The Supreme Court ruled that the coercion claim had been properly dismissed, holding that the coercive nature of the communication by Brookfield was too attenuated to rise to the level set in Dell. However, the Court determined that the disclosure was deficient in several respects sufficient to render the stockholder vote uninformed. First, the advisor conflicts were not adequately disclosed. Drawing a distinction between the Committee’s duty of care in selecting advisors and the Committee’s duty of disclosure in providing stockholders with information regarding potential conflicts, the Court explained that a conclusion that the plaintiff had not adequately pled the Committee did not breach its duty of care by acting grossly negligent did not also provide the answer to whether the directors satisfied their duty of disclosure.  That duty requires providing all material information to the stockholders, and requires a separate analysis, “assessed from the viewpoint of the reasonable stockholder.”    The Supreme Court believed it was reasonably conceivable that the financial advisor’s nearly half-billion-dollar stake in affiliates of the controller would be material in the eyes of a stockholder in assessing the financial advisor’s objectivity. Distinguishing the facts at bar from In re Micromet, Inc. S’holders Litig., where the allegedly conflicted financial advisor held a large position in both the target and the controller on behalf of its clients, the Court held that the failure of the proxy to disclose the financial advisor’s position, which was held for its own benefit rather than simply of record, was material.  Further, the fact that the disclosure used the word “may” in addressing the financial advisor’s holdings rendered the disclosure misleading. Following the same logic, the Court determined that it was “reasonably conceivable” that the legal advisor’s conflicts, particularly the concurrent advisement matter, were material facts for the stockholders that required disclosure because an ongoing relationship with Brookfield raised the question of whether the legal advisor would want to push Brookfield too hard in the negotiations.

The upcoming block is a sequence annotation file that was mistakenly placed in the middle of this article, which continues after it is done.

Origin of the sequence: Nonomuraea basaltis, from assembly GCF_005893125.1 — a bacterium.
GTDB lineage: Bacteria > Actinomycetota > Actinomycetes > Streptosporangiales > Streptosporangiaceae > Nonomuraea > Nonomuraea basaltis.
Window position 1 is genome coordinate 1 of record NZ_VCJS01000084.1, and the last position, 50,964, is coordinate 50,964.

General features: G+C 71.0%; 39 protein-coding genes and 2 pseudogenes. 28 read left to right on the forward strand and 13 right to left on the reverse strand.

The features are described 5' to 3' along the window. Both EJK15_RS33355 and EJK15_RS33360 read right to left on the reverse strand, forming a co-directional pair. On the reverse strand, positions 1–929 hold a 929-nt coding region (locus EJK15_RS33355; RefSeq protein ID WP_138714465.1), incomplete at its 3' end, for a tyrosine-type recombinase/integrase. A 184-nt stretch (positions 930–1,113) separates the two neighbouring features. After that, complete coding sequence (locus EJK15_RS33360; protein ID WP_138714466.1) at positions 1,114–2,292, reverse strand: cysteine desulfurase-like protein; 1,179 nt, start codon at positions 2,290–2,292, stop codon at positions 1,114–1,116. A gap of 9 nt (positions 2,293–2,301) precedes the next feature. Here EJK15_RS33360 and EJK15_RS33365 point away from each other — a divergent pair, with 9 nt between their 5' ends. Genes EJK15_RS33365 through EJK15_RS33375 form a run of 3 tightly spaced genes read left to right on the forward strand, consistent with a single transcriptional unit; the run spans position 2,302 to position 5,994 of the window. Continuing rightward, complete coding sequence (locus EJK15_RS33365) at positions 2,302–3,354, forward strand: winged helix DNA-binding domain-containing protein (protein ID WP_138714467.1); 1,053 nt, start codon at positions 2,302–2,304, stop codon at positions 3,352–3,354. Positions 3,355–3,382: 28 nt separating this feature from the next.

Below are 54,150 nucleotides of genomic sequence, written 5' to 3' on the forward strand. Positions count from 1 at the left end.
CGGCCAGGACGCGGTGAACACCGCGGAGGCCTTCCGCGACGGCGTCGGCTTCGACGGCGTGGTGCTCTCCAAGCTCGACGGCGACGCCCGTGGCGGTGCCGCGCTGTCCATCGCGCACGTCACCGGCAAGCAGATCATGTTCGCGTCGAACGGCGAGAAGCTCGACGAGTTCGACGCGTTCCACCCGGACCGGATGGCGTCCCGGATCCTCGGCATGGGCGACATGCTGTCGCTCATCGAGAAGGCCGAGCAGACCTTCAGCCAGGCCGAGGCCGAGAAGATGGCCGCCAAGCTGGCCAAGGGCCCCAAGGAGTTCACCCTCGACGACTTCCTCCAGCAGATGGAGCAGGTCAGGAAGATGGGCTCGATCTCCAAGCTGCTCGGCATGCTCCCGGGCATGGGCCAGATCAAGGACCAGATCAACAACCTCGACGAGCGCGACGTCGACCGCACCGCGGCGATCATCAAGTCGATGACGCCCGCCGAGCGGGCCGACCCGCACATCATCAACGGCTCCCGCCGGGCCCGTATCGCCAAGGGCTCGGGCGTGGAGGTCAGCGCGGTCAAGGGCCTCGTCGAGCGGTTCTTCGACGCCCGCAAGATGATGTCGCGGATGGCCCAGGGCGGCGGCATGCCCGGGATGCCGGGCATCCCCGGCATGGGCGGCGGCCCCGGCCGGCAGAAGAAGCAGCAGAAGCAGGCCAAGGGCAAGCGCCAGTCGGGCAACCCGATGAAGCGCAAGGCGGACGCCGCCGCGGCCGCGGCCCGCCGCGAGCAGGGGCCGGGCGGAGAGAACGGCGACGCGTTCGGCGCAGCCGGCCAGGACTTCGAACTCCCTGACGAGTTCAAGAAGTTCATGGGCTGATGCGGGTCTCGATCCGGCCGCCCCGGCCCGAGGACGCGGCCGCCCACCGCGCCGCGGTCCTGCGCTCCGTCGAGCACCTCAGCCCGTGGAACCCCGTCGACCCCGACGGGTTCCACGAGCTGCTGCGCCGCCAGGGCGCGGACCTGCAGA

Additionally, the Court ruled that the increased management fees that would be paid to Brookfield following the transaction were not adequately disclosed. While the proxy set forth the “complex” formula that would be used to calculate the management fee and indicated that an increased fee would be owed, the Court noted that disclosures to stockholders must be “clear and transparent.” The Court explained that the proxy’s failure to set forth all of the variables needed to actually apply the management fee formula would not necessarily equate to a disclosure violation but the fact that the parties had already determined that the projected increase in fees was $130 million and failed to disclose that amount rendered the disclosure deficient. On the other hand, the Court determined that vague descriptions of certain debt refinancings available to Brookfield as a result of the transaction were adequate given the “speculative” nature of the benefits conferred. The Court also held that a general warning that dividends could not be guaranteed post-merger combined with the disclosed financial forecasts provided sufficient information for a “skilled reader”  to determine the merger’s dilutive effect on TerraForm dividends.

Finally, the Court reinforced prior case law that disclosures do not have to include a “play-by-play description of every consideration or action taken” and that Boards (and committees) do not have to “engage in self-flagellation” in disclosures. Accordingly, failure to disclose certain considerations put forth by one of the financial advisors in an initial pitch was not fatal to the adequacy of the disclosures.

Ultimately, the failure to adequately disclose the advisor conflicts and the management fee increase rendered the disclosures defective for the purposes of obtaining the protections of MFW. Because the majority-of-the-minority vote was not fully informed, the Court of Chancery erred in applying the business judgment rule and granting Brookfield’s motion to dismiss. The Court remanded the case back to the Court of Chancery for further proceedings.